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by Jannifer Dawson
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Peel back the made-for-TV-movie premise of Dave King's The Ha-Ha and you'll find a shrewd, engrossing, and occasionally gritty first novel in the tradition of Jane Smiley. Howard is a brain-damaged Vietnam vet who can't speak or write, but who has managed to establish a reasonably good life in his small Midwestern hometown. In fact, Howard's chief limitation isn't his silence but his lingering romantic attachment to his high school girlfriend, Sylvia, now the drug-addicted single mother of a nine-year-old boy named Ryan (not Howard's child). Accustomed to Howard's devotion--and equally accustomed to rejecting his love, like a campfire she pees on again and again--Sylvia more or less dumps Ryan on him when she is forced to enter rehab. Yes, the handicapped vet must forge a relationship with the sullen fatherless boy. With material as Hallmark-tinged like this, it's only through vivid, honest, and far from syrupy characterization that King keeps sentimentality at bay. You can predict what happens when the gruff Howard begins to coach Little League (aw, shucks), but not his ferocious reaction to Sylvia's eventual betrayal. A skillful debut with several surprises. --Regina Marler
From Publishers Weekly
King offers a deeply genuine performance of this subtle yet affecting novel told from the perspective of Howard Kapostash, a wounded Vietnam veteran whose injury has left him unable to read, write or speak, but who is, as the card he's always reluctant to give people points out, "of normal intelligence." After Howard agrees to look after his ex-girlfriend's son, Ryan, while she is in rehab, Ryan's presence profoundly alters the lives of Howard and his three housemates. The vital element to the success of this recording is how Kinney's reading voice meshes with Howard's narrative one. Kinney does an excellent job with Howard's various moods, from the quiet joy of watching Ryan's Little League practice to the simmering and occasionally explosive frustration of not being able to communicate his thoughts. He also slides easily between the Texas drawl of one character and the slangy banter of a feckless pair of 20-somethings living under Howard's roof. The production includes some aptly employed musical accompaniment. Soft piano, for instance, tinkles in the background as Howard remembers the mine explosion that injured him, and a buoyant, guitar-driven theme recurs but avoids being cloying or overdone. The same can be said for the book itself, which—though loosely predictable—remains earnest and inspiring. Simultaneous release with the Little, Brown hardcover (Forecasts, Nov. 15, 2004). (Jan.)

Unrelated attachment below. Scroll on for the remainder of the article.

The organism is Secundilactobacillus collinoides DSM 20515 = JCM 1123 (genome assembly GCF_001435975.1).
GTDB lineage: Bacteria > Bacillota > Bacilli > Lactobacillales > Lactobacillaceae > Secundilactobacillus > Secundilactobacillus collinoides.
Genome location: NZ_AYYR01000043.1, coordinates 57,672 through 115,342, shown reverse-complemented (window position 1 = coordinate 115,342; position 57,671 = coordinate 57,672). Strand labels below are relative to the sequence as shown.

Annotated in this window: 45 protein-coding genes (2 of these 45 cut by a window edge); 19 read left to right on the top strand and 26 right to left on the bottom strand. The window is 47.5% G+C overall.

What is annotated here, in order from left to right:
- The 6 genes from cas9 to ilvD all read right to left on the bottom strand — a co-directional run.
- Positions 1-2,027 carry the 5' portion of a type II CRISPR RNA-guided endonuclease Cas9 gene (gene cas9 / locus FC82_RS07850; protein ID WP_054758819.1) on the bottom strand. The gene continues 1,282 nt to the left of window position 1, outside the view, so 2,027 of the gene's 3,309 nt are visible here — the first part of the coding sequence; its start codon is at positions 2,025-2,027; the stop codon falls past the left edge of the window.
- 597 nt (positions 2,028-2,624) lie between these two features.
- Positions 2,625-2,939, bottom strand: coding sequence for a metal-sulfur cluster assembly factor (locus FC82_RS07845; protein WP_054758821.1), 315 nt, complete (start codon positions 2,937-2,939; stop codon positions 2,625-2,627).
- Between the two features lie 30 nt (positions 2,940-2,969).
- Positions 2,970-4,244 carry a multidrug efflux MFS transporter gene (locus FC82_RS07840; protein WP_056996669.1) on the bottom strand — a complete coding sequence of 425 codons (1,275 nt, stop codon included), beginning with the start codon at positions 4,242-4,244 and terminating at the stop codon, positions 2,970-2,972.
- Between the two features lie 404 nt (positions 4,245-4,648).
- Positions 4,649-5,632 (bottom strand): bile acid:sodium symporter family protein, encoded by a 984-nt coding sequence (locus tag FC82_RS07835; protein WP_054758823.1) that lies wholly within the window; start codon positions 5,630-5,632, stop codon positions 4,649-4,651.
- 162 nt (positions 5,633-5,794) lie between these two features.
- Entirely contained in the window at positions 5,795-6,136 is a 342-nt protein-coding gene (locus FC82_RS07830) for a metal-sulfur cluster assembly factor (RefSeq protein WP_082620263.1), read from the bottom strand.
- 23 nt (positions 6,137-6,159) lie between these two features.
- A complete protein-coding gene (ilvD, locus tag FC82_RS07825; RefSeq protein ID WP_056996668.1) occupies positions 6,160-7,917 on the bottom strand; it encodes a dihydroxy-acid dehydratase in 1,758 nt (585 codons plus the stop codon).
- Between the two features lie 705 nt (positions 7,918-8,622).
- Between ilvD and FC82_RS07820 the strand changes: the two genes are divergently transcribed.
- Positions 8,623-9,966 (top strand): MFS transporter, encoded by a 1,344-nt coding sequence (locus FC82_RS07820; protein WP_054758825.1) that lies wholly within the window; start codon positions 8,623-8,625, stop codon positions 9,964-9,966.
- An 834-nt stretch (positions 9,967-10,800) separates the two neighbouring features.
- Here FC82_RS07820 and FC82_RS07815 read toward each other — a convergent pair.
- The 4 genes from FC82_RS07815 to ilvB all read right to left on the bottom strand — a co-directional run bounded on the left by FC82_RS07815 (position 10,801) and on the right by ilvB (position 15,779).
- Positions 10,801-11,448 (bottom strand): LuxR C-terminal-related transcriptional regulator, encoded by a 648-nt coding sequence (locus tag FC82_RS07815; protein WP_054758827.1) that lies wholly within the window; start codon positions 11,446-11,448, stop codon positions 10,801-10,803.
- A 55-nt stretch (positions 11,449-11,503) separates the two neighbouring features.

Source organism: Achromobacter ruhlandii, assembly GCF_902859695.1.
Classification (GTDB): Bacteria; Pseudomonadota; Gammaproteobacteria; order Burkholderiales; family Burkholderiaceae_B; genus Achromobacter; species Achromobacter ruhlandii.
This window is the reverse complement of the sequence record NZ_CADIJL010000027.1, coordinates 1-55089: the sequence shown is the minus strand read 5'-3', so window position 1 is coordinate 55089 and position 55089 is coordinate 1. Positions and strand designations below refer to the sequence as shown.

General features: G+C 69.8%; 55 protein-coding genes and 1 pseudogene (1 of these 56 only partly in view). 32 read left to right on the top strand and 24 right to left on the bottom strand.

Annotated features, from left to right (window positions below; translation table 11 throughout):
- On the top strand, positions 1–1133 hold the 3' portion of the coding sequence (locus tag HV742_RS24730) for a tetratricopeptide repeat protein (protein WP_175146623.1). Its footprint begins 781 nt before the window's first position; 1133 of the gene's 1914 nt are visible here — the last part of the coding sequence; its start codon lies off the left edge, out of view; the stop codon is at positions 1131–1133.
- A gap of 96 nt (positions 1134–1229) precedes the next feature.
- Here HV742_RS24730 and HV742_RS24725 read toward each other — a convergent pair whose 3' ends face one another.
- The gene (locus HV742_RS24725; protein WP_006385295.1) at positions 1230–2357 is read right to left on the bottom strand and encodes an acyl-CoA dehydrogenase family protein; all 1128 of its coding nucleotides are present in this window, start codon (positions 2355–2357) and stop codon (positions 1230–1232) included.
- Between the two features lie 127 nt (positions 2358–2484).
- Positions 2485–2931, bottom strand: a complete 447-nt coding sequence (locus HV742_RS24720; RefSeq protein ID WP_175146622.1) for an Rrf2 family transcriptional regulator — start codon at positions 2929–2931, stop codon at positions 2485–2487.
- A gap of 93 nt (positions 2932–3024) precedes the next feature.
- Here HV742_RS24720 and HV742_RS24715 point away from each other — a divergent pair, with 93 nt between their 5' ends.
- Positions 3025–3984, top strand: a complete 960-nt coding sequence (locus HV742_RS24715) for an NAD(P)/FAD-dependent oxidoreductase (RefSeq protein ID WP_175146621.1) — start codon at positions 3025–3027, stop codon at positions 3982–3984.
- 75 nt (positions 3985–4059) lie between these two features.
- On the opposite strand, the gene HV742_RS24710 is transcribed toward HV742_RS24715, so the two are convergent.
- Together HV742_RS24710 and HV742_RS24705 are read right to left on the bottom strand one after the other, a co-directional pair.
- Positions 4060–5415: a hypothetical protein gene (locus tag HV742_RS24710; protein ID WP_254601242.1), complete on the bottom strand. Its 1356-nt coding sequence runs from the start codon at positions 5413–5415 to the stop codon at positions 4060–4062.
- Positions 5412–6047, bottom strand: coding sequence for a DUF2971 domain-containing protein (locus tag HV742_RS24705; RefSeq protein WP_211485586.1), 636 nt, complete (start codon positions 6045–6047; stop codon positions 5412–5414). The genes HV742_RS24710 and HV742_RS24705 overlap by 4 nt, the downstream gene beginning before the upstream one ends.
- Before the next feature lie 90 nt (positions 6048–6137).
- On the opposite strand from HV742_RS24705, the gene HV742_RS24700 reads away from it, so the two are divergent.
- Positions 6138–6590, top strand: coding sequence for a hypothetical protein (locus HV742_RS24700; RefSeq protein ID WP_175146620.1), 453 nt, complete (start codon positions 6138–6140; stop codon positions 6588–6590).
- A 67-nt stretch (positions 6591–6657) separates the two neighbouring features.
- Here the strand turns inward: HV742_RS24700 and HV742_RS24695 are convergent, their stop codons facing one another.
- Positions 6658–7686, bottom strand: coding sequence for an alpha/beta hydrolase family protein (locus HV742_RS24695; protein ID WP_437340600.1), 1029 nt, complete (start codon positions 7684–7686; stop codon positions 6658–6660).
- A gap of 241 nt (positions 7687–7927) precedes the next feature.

Copyright © Reed Business Information, a division of Reed Elsevier Inc. All rights reserved.
From The New Yorker
King's first novel is told from the point of view of Howie Kapostash, a Vietnam vet who was left unable to speak or write as the result of an explosion. He mows the lawn at the local convent, and shares his ramshackle childhood home with lodgers. King has a gift for the kind of easy dialogue that feels like a game of catch, the very thing Howie can't participate in, and his details ring true—the sad house, the starchy nuns, Howie's smug sense of his wasted life. But it's a setup waiting for pathos, and when Howie's coke-addicted high-school girlfriend saddles him with her nine-year-old son the plot moves predictably (damaged vet cheering at school pageant; vet buying catcher's mitt) toward movie-ready redemption.
Copyright © 2005 The New Yorker
From Bookmarks Magazine
Kings first novel could have overflowed into mawkishness, but it didnt. Ha-Ha, which centers on the relationship between Ryan and Howard and the stripping away of their defenses, rings true to life without emotional manipulation. The writing is excellent, and King creates tender, complex characters on different paths to recovery. Howard, despite his disability, has an irresistible "voice"hes honest, cynical, but optimistic ("Deep down," he narrates, "Im an optimist. Its my most depressing characteristic.") Even the villain Sylvia acts in understandable ways. A few inconsistencies with Howards diction and the titles overwrought metaphor (a "ha-ha" is a boundary wall concealed in a ditch) barely disrupt the narrative flow. Ha-Ha, The New York Times Book Review concludes, "establishes King as a writer of consequence."
Copyright © 2004 Phillips & Nelson Media, Inc.
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